On the news, they showed young Black men and boys being arrested. The news presenters spoke of the violent things these men and boys were accused of doing and the drugs they were selling. There wasn’t much violence or drugs in my young life, so it stuck with me seeing these Black boys in handcuffs. I created an association of Black men and boys with danger and violence. I subconsciously created an association with Black men and drug dealing. The associations were also attached to details of their identity. Some of these boys and men were wearing pants that sagged down low on their butt. They had different clothes, jewelry and tattoos that none of my peers wore. When I saw any Black boy or man with these similar identities, I was likely to associate them with violence, drugs and criminality.
Most Black people I saw in the news were not portrayed as highly intelligent, hard working or talented. Of course, some were and I loved and respected Martin Luther King Jr. and a small number of other Black heroes and sports players. I’m thankful that some people managed to get through to me in this manner. I saw many more white men portrayed as highly intelligent, hard working and talented. So this created a subconscious notion that, in general, people of color were less intelligent, didn’t work as hard and were not as talented as white people. Again, the subconscious is the key here. It was deep inside of me, not on the surface and I didn’t even know this was happening.
The text books I read were primarily written by and for white people. Black people were left out of the vast majority of it. Fellow Black children were left out of representation in everyday life for me. There were just so few times when I saw Black people as students, teachers, successful professionals or just every day, average, “normal” people.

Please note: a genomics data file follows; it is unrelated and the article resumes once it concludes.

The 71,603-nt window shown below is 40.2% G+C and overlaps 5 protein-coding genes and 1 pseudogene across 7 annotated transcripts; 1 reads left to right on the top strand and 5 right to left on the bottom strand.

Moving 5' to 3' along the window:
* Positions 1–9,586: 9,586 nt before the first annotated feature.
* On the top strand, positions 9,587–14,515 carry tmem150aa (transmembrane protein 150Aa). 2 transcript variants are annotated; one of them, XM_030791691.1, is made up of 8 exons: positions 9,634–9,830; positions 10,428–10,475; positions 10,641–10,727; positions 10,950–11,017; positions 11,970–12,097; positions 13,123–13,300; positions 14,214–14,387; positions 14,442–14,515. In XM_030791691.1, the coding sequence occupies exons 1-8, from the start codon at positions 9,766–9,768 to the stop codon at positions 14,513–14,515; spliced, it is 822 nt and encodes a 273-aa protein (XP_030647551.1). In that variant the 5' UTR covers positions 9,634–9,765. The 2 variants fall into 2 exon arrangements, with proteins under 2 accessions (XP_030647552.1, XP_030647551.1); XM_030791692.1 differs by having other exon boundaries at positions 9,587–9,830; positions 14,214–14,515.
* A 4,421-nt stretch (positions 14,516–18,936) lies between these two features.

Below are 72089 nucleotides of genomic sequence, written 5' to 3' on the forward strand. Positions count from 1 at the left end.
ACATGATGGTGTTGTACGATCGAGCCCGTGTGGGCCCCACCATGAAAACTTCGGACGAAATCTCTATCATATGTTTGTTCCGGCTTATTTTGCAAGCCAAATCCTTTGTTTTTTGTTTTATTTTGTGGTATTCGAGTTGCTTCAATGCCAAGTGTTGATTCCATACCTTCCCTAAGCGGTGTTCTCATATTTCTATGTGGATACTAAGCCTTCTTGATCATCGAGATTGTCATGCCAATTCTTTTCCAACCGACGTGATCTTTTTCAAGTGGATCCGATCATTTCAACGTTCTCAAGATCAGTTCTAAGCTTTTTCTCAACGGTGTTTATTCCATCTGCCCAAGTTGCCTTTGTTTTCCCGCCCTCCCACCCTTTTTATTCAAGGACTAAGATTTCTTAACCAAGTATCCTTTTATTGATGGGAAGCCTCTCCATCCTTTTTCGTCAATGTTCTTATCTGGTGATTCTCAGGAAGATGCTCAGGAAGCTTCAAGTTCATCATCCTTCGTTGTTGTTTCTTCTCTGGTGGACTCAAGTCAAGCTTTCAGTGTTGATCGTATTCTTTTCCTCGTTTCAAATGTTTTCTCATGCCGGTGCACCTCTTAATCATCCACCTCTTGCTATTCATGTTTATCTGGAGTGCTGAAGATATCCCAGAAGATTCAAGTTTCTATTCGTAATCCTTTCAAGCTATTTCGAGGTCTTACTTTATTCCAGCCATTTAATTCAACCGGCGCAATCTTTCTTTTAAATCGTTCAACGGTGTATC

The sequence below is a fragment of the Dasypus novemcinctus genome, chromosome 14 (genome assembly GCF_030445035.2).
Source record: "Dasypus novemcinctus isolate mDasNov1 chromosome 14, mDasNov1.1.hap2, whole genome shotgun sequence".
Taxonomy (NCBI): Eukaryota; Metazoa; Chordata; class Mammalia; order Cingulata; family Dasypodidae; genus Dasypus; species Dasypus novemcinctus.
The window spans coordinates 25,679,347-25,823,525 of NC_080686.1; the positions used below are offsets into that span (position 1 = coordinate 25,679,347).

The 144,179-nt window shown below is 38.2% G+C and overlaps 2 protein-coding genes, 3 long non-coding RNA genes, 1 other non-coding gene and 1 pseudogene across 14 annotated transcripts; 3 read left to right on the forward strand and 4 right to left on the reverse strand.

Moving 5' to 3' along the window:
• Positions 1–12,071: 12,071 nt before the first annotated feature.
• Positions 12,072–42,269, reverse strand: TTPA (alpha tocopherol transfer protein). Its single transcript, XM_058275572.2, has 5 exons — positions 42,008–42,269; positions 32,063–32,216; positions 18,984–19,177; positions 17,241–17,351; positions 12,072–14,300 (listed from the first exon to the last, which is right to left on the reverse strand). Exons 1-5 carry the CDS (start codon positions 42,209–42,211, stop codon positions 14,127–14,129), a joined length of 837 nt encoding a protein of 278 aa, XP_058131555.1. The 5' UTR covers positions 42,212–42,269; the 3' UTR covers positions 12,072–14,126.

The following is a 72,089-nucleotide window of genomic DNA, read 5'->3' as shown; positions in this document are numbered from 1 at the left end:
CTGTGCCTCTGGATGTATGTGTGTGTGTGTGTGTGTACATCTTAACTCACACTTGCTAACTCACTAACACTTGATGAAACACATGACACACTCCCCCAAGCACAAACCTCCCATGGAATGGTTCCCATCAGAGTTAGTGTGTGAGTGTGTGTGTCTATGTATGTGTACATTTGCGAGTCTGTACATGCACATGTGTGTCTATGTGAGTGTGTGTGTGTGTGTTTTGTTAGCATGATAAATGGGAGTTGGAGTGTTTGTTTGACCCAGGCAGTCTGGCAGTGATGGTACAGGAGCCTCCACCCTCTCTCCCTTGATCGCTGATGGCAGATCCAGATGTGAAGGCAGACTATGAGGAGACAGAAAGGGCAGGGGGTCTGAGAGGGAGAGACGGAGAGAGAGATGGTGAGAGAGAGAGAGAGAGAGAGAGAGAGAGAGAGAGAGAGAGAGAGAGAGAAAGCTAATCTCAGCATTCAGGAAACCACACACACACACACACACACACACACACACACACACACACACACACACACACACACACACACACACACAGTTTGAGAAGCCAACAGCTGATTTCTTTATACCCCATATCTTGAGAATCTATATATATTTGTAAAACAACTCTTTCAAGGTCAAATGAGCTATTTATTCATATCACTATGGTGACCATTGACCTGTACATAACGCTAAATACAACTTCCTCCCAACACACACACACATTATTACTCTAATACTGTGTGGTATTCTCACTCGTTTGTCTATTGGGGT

Neither of my parents has ever been outwardly racist to my recollection. They are both quite accepting people who believe that all people are equal and all people deserve the same basic human rights. They definitely did not raise me to be racist and I don’t recall them ever saying a single negative thing about any person of a different ethnicity. I’m sure they had some racial biases, but I think they both had successfully avoided indoctrination by the racist society they grew up in. I think it is accurate to say that they were likely a positive influence on me in this regard. But they did raise me in a racist society and they couldn’t hide me from the dominant narratives of our time.
Living in a white majority state, there wasn’t even that much conversation about race in general. I was sheltered from it. The only time I remember my grandparents on my dad’s side talking about Black people was when they said to lock the doors because Black people were walking down the street nearby. I was young and my mind easily influenced. That created a small but meaningful association with Black skin and danger, because I had trust in my family.